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The study of Chinatown as an urban artifice and its impact on the Chinese community in London

Chung, S.S.-Y.; (2008) The study of Chinatown as an urban artifice and its impact on the Chinese community in London. Masters thesis , UCL (University College London). Green open access

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Sociologists claim that the ethnic Chinese community in the United Kingdom cannot be spatially defined. The first reason is that the widely scattered Chinese catering businesses-still the main source of employment for incoming Chinese migrants - makes the Chinese community too dispersed to form residential enclaves. Secondly, the evasive nature of the ethnic Chinese population towards government assistance and strong sense of ethnic solidarity also makes them an "invisible community". The Confucian philosophy governing their way of life further reinforces patrilineal links oriented towards ancestral villages in China. Recent renewed interests in the future of London's Chinatown as the result of a recent development plan has prompted this report to investigate whether a spatial pattern of occupation by the Chinese community exists in Chinatown, or if it is simply an intelligent urban artifice exploited for touristic and commercial purposes. Unlike its historical East End predecessor which has never been exclusively Chinese, present day London Chinatown can be qualified as a "persistent enclave". Whilst it crucially accommodates co-ethnic businesses and facilities for the oriental population, it is not the sole centre for the Chinese community. At the outset, studies on the Chinese have been confounded by their lack of assimilation into host society, inconsistent methods of data representation from the population census and high levels of suspicion by the immigrant community when conducting fieldwork. By first understanding historical developments in London's two Chinatowns and concepts pertaining to Chinese ethnography, this helps substantiate the demographic data, changing land use and household occupation by the Chinese community in Limehouse around 1890 and Soho today. The global and local relationship for these two areas are also analysed syntactically through spatial maps derived from Booth's Map of Poverty of 1889 and a current axial map of London respectively. The spatially-oriented case study of Soho's Chinatown identifies through a public survey a collective mental representation of its neighbourhood area that differs from its administrative designation. Pedestrian movement studies suggest that there is a distinct spatial and temporal pattern of occupation amongst the ethnic Chinese which differs from non-Chinese tourists and locals which can be syntactically measured. The findings support the view that a complex social and spatial relationship exists between the two disparate groups that utilise Chinatown. Whilst its commercial success is crucial to maintaining Chinatown's public profile, it also allows it to continue to function as an important centre for the Chinese community.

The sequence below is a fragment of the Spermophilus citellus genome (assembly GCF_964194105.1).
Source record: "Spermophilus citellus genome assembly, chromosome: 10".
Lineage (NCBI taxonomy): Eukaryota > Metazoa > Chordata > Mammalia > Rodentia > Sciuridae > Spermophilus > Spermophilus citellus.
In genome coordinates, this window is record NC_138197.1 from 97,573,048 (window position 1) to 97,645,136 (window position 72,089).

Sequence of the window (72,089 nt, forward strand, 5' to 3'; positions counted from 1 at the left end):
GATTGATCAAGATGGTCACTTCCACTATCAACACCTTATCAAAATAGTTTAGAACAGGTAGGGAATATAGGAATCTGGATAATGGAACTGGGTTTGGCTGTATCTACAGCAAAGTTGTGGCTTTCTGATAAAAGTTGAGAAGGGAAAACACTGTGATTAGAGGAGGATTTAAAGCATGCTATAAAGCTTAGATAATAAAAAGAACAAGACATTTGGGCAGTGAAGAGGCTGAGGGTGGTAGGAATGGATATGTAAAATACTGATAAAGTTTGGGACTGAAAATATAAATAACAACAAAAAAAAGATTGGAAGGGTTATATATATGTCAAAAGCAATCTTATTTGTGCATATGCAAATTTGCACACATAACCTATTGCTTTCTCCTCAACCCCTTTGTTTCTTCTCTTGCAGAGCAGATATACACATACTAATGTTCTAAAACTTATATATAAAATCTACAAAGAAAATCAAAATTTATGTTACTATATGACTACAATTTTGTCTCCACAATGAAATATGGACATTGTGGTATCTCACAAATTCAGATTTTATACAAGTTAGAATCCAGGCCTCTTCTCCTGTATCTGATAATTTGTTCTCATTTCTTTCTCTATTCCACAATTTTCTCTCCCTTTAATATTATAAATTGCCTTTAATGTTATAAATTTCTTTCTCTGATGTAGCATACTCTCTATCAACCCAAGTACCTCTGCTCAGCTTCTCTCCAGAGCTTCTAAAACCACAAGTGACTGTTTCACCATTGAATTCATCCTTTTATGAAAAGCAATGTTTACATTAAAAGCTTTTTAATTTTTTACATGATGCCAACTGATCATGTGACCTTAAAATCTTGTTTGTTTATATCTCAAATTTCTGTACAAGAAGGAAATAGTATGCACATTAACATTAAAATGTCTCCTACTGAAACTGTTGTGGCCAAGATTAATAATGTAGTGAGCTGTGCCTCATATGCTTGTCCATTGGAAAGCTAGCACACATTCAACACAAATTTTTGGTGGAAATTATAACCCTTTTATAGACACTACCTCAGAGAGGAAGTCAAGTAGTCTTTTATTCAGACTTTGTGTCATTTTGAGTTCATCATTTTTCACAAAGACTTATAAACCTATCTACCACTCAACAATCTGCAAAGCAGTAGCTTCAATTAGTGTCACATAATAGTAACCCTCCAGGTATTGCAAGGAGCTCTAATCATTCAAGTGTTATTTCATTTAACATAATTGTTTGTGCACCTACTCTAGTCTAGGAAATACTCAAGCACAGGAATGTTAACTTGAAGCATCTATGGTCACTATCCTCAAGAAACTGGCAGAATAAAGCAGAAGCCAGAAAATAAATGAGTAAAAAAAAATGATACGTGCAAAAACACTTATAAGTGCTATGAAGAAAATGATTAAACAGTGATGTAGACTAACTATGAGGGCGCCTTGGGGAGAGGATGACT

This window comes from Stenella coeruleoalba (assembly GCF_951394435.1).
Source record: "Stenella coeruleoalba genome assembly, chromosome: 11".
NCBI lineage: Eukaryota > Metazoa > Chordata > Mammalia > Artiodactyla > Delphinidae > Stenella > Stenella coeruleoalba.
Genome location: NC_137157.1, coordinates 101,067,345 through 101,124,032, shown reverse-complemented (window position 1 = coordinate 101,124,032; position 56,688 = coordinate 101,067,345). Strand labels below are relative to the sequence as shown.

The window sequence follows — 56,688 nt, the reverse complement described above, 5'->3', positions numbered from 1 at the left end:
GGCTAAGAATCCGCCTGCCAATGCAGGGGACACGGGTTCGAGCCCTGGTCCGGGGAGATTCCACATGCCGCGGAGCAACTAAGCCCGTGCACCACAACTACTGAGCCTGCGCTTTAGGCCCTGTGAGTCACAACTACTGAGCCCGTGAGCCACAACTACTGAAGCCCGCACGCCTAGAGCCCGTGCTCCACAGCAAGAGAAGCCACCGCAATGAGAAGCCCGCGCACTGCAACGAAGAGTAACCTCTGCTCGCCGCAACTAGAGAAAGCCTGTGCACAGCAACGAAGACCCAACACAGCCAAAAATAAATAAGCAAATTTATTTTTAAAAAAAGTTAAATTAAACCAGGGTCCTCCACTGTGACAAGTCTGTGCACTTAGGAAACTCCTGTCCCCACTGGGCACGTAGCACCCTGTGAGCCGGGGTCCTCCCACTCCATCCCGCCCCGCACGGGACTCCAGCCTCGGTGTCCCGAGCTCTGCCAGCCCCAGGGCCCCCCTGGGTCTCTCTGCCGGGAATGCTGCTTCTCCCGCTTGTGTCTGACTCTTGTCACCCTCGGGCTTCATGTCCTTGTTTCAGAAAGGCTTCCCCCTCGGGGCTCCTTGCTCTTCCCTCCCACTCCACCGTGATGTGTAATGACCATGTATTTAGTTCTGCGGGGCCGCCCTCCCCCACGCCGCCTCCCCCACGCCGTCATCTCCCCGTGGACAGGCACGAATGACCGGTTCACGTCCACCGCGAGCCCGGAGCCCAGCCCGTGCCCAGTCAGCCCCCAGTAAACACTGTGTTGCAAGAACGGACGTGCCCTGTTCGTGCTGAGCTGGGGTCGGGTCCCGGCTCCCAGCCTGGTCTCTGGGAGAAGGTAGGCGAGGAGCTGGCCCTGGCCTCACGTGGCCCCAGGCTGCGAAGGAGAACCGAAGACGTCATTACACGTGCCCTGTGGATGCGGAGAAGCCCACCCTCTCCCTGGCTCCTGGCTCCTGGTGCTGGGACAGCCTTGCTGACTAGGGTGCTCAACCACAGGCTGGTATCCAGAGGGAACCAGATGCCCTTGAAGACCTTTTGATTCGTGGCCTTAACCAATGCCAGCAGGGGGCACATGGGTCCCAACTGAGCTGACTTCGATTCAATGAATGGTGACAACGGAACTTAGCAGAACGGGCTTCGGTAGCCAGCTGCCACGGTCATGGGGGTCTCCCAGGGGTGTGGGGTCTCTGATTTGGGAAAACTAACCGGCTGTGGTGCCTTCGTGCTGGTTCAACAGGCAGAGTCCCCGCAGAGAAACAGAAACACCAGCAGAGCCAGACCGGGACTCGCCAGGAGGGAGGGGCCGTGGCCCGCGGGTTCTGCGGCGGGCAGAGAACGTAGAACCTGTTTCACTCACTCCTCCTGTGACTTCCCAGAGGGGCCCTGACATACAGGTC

Type: Thesis (Masters)
Title: The study of Chinatown as an urban artifice and its impact on the Chinese community in London
Open access status: An open access version is available from UCL Discovery
Language: English
Additional information: Approved for UCL Eprints by Dr. L. Vaughan, Bartlett School of Graduate Studies
Keywords: Chinatown, community, ethnicity, social assimilation, spatial segregation
UCL classification: ?? BG ??
URI: http://discovery.ucl.ac.uk/id/eprint/14192
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